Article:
Lancaster residents up in arms over housing plans for Freeman’s Wood

Freeman's Wood at the end of St George's Quay.
Freeman's Wood at the end of St George's Quay.

Residents living close to a woodland site in Lancaster have criticised plans for a scheme which would see up to 250 new homes on the land.

Proposals for the project for the western edge of the city – on an area known as Freeman’s Wood – were unveiled at a public consultation event this week.

Freeman's Wood consultation plans.

Freeman's Wood consultation plans.

Outline plans for the site, off New Quay Road, include up to 250 homes. The site would be the last to be brought forward for development in this part of the city, and developers Satnam Investment Ltd say it will help to protect other green belt areas of land around Lancaster.

Satnam say their vision includes open market, retirement and affordable housing, as well as self-build plots, along with areas of public open space and footpath routes.

Satnam erected a metal fence around the wood in 2011, prompting the Friends of Freeman’s Wood to submit an application to Lancashire County Council for the land to be registered as a Town Green.

The group collected evidence from residents who had been using the land as of right for recreation for many years – in some cases going back to the 1950s and 60s.

Coun Jon Barry at the site.

Coun Jon Barry at the site.

However this application has not yet been dalt with.

The city council’s draft Local Plan designates Freeman’s Wood as local green space, which would give it protection similar to green belt land if the plan was adopted next year.

However, until then the plan carries little weight.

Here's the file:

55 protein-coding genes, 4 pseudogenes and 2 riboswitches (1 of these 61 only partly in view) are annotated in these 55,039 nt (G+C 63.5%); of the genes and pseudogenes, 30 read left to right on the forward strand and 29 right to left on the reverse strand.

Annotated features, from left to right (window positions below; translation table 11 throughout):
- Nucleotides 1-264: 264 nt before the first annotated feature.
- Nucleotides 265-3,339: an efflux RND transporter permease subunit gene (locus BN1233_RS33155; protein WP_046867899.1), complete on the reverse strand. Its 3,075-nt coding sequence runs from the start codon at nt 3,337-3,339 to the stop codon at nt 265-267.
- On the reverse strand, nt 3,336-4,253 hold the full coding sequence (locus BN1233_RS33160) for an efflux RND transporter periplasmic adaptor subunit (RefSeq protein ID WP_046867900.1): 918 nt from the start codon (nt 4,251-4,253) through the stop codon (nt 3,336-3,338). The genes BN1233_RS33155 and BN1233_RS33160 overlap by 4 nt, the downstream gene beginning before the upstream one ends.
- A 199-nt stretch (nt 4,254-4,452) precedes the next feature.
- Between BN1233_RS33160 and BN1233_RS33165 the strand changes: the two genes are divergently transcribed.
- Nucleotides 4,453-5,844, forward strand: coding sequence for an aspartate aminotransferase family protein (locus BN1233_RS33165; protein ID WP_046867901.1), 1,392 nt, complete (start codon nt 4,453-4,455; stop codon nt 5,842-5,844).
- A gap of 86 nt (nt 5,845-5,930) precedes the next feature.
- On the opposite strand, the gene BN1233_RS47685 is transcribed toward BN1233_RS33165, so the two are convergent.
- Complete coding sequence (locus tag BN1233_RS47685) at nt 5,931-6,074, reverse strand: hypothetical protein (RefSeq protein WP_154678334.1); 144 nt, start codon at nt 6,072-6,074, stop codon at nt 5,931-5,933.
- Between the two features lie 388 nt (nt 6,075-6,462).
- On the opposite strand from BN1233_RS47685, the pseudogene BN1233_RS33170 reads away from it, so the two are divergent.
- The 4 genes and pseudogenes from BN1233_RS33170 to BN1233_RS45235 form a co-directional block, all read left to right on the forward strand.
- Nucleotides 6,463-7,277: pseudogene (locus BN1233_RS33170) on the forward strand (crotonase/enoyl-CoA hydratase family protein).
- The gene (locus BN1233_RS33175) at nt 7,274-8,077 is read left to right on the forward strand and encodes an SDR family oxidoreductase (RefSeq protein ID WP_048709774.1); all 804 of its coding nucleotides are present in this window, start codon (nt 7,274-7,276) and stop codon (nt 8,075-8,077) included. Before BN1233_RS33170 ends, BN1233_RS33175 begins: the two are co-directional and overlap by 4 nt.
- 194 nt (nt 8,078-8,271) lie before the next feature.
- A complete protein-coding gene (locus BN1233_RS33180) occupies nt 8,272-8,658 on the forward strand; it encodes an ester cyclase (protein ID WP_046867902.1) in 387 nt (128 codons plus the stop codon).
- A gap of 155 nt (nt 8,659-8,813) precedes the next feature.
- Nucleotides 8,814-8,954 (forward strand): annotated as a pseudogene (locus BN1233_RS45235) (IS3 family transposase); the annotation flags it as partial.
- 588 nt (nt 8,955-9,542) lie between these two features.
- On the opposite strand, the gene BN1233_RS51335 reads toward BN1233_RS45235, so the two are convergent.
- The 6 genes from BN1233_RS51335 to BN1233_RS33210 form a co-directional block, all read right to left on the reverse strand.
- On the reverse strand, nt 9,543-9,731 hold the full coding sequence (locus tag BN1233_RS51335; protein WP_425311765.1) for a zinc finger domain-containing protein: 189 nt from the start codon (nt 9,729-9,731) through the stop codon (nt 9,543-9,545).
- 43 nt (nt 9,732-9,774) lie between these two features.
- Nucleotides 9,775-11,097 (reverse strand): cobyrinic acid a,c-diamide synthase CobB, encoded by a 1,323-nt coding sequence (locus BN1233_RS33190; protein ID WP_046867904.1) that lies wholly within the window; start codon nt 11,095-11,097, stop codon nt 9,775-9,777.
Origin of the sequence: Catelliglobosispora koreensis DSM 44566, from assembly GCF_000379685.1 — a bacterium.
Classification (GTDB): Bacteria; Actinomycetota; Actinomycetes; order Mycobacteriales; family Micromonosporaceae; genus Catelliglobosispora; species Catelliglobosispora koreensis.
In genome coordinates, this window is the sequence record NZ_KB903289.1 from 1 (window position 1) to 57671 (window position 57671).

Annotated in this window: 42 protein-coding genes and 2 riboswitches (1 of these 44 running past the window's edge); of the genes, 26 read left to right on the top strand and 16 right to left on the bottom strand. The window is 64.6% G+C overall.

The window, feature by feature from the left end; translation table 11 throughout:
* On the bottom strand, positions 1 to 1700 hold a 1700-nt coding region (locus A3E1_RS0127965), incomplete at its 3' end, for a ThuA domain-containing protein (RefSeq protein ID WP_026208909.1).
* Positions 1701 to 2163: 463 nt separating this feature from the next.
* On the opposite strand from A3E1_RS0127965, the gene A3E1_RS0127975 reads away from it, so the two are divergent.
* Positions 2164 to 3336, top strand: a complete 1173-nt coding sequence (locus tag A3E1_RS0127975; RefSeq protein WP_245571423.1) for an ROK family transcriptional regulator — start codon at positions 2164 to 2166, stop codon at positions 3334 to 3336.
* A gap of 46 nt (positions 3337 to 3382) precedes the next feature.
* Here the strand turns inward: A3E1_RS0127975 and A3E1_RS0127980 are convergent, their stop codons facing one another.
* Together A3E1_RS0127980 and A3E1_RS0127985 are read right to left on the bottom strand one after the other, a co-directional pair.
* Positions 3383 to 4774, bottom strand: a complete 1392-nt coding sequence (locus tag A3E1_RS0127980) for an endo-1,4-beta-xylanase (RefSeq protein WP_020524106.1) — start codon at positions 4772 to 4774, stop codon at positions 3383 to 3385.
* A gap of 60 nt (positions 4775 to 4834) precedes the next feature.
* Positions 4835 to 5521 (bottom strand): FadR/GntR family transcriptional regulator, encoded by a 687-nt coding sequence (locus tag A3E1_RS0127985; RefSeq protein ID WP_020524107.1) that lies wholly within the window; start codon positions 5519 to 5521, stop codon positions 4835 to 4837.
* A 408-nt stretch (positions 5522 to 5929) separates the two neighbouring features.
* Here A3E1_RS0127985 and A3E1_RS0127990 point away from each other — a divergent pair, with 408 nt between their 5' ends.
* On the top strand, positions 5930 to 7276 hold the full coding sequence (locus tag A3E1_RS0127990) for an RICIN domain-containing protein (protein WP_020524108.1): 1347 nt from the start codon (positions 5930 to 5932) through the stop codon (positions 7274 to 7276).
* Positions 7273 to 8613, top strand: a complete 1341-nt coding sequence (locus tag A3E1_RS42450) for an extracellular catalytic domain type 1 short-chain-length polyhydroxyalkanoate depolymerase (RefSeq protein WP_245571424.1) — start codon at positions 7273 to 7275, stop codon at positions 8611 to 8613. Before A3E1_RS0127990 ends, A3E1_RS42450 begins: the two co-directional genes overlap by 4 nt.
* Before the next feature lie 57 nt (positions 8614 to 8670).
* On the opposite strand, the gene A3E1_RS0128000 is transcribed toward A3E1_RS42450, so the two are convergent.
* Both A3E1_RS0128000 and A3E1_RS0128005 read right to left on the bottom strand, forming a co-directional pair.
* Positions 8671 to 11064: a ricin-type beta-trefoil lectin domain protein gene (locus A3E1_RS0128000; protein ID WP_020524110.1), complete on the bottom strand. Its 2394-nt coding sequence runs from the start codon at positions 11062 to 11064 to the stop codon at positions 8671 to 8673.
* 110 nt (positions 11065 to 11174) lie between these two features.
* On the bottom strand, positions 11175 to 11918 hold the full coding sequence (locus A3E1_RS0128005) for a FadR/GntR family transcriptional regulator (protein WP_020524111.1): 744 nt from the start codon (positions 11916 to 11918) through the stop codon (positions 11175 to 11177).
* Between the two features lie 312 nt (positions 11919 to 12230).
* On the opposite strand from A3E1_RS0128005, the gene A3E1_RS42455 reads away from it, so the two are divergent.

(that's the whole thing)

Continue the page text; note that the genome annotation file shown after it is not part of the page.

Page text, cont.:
Emily Heath, secretary of the Friends of Coronation Field and Freeman’s Wood, said: “Local residents want Freeman’s Wood to remain as public green space. It is a haven for wildlife and has been well-used for recreation by many people over the last few decades.

“There are already plans for more than 1,000 new homes on former industrial (brownfield) land on the quay.

“Let’s send a clear message to Satnam and the city council that we want green spaces with high biodiversity like Freeman’s Wood to be protected from development.”

Cherry Canovan, a local resident who co-runs the Save Freeman’s Wood Facebook group, said: “Local people have used and valued this land for decades.

“Wild green space is an important community asset, and we are totally opposed to the idea of destroying it to build houses.

“The developers have not publicised this ‘consultation exercise’ well – I know many people living near the wood who did not receive a leaflet inviting them to participate – and the leaflet itself is misleading in that it makes no mention of Freeman’s Wood.

“Nevertheless I expect many local residents to take part in the process and tell the developers that the people of Lancaster will stand together to oppose this plan.”

Coun Jon Barry said: “I am completely against the plans put forward by Satnam, as are hundreds of others in the Marsh area and throughout Lancaster.

“Freeman’s Wood is a special place that local people have used for many years. It is also rich in wildlife.

“The proposal put forward by Satnam will destroy Freeman’s Wood and I will do everything I can to prevent this happening.

“Satnam’s proposal is against the City Council’s policy to designate the land as a local green space in the emerging local plan.

“Hundreds of new houses have, and will continue to be, built along the quay. These have virtually no green spaces attached to them – and so Freeman’s Wood will be even more essential in future as a space for people to relax and for children to play in.”

The land was originally a recreation ground for employees of Williamson’s lino factory on the quay.

“These proposals will not only bring the city new homes to address the shortage of housing in Lancaster, but will protect the adjacent woodland, and the footpaths which cross the site,” said consultation manager Ruth Shepherd.

“This is an outline proposal at this stage, but we do want to hear the views of the community, businesses and other stakeholders to ensure that we are achieving the best possible outcome for this piece of land.”

Anyone who was unable to attend the consultation can also comment at resultscommunications.co.uk from 10am today, Thursday April 6.

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